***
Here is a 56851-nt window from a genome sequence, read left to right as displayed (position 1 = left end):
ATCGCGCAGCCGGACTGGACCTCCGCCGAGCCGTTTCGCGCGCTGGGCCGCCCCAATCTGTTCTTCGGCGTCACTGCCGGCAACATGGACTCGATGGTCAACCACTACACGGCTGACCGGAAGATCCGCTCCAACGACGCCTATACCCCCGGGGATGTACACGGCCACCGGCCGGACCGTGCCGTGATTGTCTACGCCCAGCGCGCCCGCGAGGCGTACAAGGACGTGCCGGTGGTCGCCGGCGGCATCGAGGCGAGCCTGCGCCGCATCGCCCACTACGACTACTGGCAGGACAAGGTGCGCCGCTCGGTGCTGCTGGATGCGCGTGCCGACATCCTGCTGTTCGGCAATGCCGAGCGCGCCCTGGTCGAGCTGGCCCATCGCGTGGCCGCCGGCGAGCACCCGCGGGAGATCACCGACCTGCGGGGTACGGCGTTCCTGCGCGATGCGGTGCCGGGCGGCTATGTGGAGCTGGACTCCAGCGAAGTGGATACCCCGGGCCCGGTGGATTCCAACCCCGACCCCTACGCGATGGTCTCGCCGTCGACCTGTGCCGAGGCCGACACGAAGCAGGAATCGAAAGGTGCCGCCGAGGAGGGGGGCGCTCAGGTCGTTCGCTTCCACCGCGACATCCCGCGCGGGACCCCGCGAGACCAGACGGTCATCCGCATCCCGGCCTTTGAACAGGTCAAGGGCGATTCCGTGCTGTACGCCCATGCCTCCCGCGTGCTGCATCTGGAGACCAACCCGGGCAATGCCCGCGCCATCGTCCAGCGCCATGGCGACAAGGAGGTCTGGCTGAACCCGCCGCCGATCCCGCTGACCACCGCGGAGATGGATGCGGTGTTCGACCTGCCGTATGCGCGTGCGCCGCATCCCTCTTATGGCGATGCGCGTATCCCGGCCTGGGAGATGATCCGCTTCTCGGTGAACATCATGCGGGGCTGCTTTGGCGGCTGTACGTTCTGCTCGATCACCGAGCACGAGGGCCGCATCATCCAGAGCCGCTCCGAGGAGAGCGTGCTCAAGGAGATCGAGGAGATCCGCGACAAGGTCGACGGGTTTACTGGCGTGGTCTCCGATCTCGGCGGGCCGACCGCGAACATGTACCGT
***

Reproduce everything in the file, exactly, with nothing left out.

Here is a 56851-nt window from a genome sequence, read left to right as displayed (position 1 = left end):
ATCGCGCAGCCGGACTGGACCTCCGCCGAGCCGTTTCGCGCGCTGGGCCGCCCCAATCTGTTCTTCGGCGTCACTGCCGGCAACATGGACTCGATGGTCAACCACTACACGGCTGACCGGAAGATCCGCTCCAACGACGCCTATACCCCCGGGGATGTACACGGCCACCGGCCGGACCGTGCCGTGATTGTCTACGCCCAGCGCGCCCGCGAGGCGTACAAGGACGTGCCGGTGGTCGCCGGCGGCATCGAGGCGAGCCTGCGCCGCATCGCCCACTACGACTACTGGCAGGACAAGGTGCGCCGCTCGGTGCTGCTGGATGCGCGTGCCGACATCCTGCTGTTCGGCAATGCCGAGCGCGCCCTGGTCGAGCTGGCCCATCGCGTGGCCGCCGGCGAGCACCCGCGGGAGATCACCGACCTGCGGGGTACGGCGTTCCTGCGCGATGCGGTGCCGGGCGGCTATGTGGAGCTGGACTCCAGCGAAGTGGATACCCCGGGCCCGGTGGATTCCAACCCCGACCCCTACGCGATGGTCTCGCCGTCGACCTGTGCCGAGGCCGACACGAAGCAGGAATCGAAAGGTGCCGCCGAGGAGGGGGGCGCTCAGGTCGTTCGCTTCCACCGCGACATCCCGCGCGGGACCCCGCGAGACCAGACGGTCATCCGCATCCCGGCCTTTGAACAGGTCAAGGGCGATTCCGTGCTGTACGCCCATGCCTCCCGCGTGCTGCATCTGGAGACCAACCCGGGCAATGCCCGCGCCATCGTCCAGCGCCATGGCGACAAGGAGGTCTGGCTGAACCCGCCGCCGATCCCGCTGACCACCGCGGAGATGGATGCGGTGTTCGACCTGCCGTATGCGCGTGCGCCGCATCCCTCTTATGGCGATGCGCGTATCCCGGCCTGGGAGATGATCCGCTTCTCGGTGAACATCATGCGGGGCTGCTTTGGCGGCTGTACGTTCTGCTCGATCACCGAGCACGAGGGCCGCATCATCCAGAGCCGCTCCGAGGAGAGCGTGCTCAAGGAGATCGAGGAGATCCGCGACAAGGTCGACGGGTTTACTGGCGTGGTCTCCGATCTCGGCGGGCCGACCGCGAACATGTACCGT